What would we do if we really believed the warnings scientists are giving us about climate change and ecosystem collapse?
Not just intellectually understand them or be willing to speak about them on a panel discussion, but actually deeply believe that within 10 years we may pass irreversible tipping points, such as the Amazon rainforest morphing into desert and the loss, for ever, of Greenland’s ice sheets?
What would we all do differently?
One of the more hopeful trends since the emergence of the COVID-19 pandemic is that trust in scientists has started to increase. This is clearly a positive development, but all human beings respond in different ways: some with their head, others with their heart.
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For example, in complying with COVID-19 lockdown restrictions many people said their primary motive was to follow the science and medical advice; others said it was because they were legally mandated. A large group of people, meanwhile, said a major motivator was hearing stories of heroic frontline workers, which created a sense that they were “all in it together”, inspiring them to do their bit to protect the community.
To transform our societies and avert ecological collapse, we’ll need to win both the hearts and minds of billions of people. We need the best evidence AND the most powerful stories.
In my experience, the stories that are most likely to inspire action aren’t those of experts or celebrities but of people just like us, who have taken a couple of extra steps along the journey.
In making the Pioneers for Our Planet series, we found inspirational people in fairly normal circumstances who had taken the step to do things differently. They had stared straight at the threats we face and responded with ideas, enthusiasm and business opportunities.
From the fishing community that spectacularly restored fish species to their ocean to the Maasai businesses saving the Mara, these latest in the Pioneers series are full of optimism and a can-do attitude.
This is now the third series of films made as a collaboration between the World Economic Forum, WWF and Silverback Films, the team behind the Netflix documentary series Our Planet. But while the first two seasons were filmed before COVID-19, these new films are the first we have launched since the pandemic. So we wanted to kick off Season 3 with a special film which reflects on both the global situation and on a challenge to storytellers and campaigners everywhere.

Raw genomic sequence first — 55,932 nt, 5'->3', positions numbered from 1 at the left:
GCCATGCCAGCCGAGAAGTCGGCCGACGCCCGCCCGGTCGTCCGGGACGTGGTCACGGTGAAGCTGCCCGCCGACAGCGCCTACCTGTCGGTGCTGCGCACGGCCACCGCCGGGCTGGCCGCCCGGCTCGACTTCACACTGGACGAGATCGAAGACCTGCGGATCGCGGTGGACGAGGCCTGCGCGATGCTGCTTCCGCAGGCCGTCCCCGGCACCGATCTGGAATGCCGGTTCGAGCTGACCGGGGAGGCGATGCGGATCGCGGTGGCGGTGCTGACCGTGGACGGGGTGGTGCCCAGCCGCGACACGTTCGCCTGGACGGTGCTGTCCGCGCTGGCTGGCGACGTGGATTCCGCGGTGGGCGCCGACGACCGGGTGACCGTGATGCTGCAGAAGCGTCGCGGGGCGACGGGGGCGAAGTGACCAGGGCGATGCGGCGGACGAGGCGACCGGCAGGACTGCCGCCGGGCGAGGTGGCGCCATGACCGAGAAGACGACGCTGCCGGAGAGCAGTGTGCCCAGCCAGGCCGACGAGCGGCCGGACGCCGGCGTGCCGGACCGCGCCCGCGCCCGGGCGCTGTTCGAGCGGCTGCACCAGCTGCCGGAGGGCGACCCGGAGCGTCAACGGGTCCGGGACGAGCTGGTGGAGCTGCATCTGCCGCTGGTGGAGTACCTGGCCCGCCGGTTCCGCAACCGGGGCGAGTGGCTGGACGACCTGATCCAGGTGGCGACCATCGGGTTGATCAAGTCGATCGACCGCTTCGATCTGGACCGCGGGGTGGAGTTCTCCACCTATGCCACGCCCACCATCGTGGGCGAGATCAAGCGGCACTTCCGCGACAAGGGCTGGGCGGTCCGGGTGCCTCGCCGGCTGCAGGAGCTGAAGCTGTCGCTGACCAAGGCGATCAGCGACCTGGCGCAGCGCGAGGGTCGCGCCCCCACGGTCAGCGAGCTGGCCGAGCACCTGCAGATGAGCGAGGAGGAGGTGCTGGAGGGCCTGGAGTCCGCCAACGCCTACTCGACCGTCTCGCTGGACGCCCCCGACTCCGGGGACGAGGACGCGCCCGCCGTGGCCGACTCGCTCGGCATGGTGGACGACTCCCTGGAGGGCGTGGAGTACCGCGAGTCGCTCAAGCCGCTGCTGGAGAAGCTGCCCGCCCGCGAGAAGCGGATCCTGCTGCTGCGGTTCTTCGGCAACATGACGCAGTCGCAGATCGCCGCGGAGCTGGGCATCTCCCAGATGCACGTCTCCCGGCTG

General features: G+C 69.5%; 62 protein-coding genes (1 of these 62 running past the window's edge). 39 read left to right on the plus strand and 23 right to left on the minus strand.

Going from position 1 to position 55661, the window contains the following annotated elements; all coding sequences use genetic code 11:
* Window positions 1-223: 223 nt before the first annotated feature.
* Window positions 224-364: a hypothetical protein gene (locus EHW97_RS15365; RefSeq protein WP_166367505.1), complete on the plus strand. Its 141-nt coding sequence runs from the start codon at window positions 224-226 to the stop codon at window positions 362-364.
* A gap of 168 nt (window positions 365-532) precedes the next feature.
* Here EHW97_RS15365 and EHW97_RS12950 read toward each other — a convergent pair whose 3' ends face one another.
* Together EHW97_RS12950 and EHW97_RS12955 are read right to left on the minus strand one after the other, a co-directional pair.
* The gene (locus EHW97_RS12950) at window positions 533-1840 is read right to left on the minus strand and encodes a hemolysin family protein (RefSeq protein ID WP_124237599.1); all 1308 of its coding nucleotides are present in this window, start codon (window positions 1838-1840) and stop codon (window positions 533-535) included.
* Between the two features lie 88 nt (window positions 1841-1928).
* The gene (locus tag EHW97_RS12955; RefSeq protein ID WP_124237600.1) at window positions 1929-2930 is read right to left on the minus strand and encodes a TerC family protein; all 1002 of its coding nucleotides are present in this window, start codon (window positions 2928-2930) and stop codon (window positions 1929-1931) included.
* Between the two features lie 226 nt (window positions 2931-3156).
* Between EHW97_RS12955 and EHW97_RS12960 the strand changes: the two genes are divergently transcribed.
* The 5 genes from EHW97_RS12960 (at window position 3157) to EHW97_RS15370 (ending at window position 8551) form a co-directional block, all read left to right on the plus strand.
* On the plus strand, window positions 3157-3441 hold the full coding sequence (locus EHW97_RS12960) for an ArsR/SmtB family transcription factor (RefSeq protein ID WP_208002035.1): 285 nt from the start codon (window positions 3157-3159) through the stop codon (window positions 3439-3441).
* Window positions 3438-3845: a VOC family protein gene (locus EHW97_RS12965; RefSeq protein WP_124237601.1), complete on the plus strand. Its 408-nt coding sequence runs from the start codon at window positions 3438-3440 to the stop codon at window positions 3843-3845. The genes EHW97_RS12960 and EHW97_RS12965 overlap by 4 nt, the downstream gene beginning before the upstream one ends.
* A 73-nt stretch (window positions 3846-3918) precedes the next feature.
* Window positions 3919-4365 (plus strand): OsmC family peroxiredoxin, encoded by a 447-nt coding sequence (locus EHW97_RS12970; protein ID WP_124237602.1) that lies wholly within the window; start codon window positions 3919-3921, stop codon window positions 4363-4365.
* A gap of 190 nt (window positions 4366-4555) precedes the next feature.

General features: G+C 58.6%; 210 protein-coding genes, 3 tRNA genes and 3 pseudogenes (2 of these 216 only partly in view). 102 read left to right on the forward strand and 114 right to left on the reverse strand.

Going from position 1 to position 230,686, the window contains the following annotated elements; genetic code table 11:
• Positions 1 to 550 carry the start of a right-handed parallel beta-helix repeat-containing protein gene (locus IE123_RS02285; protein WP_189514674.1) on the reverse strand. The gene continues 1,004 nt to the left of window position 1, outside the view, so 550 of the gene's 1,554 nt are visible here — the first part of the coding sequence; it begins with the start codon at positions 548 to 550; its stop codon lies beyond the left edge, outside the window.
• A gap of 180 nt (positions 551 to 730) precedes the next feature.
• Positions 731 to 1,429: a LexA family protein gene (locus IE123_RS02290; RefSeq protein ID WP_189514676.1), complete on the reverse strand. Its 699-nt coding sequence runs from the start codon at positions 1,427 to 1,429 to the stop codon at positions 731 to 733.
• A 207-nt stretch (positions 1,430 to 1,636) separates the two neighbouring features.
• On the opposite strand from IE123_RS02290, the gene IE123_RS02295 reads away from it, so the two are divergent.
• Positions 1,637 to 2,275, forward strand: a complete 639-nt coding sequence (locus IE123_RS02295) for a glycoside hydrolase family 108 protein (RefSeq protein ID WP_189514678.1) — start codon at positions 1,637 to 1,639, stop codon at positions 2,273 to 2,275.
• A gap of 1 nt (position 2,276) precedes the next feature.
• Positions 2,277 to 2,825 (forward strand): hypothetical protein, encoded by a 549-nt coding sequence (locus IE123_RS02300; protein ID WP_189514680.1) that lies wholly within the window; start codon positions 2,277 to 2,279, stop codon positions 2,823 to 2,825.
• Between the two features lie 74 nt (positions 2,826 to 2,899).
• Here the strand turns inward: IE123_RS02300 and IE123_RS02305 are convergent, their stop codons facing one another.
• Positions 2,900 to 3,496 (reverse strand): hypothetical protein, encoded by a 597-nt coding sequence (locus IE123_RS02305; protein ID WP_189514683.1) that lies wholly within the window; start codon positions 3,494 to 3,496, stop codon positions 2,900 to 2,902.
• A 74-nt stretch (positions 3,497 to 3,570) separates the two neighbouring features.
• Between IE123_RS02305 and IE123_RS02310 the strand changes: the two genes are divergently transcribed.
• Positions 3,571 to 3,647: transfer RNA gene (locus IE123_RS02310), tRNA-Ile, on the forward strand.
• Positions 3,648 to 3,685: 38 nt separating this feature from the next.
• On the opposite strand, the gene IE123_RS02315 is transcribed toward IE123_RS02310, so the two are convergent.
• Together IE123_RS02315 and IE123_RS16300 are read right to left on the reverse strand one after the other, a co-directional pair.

Because we need to do things differently too. We have to create inspiring stories that bring the evidence to life, and we have to do it without travelling as much – either within countries or between them – and we have to do it with far less funding.
Can we create a world in which a single film shoot – in, say, the Amazon or Arctic – can be used by many to spread a message? Where any organization, large or small, can access eye-popping, thumb-stopping graphs, bar-charts and footage, and be confident in the science behind it?
The first film of Season 3 was made out of archive and Earthtime.org data visualisations. But of course, we had the wonderful privilege of access to both. The challenge now is to create a model for open-source visuals that can be accessed by all, and to do this at scale.
About Pioneers for the Planet: Each week we’ll bring you a new video story about the people striving to restore nature and fighting climate change. This is the third season of our award-winning collaboration with @WWF and the team behind the Netflix documentary #OurPlanet. #ShareOurPlanet.
Watch all the Pioneers for the Planet videos here.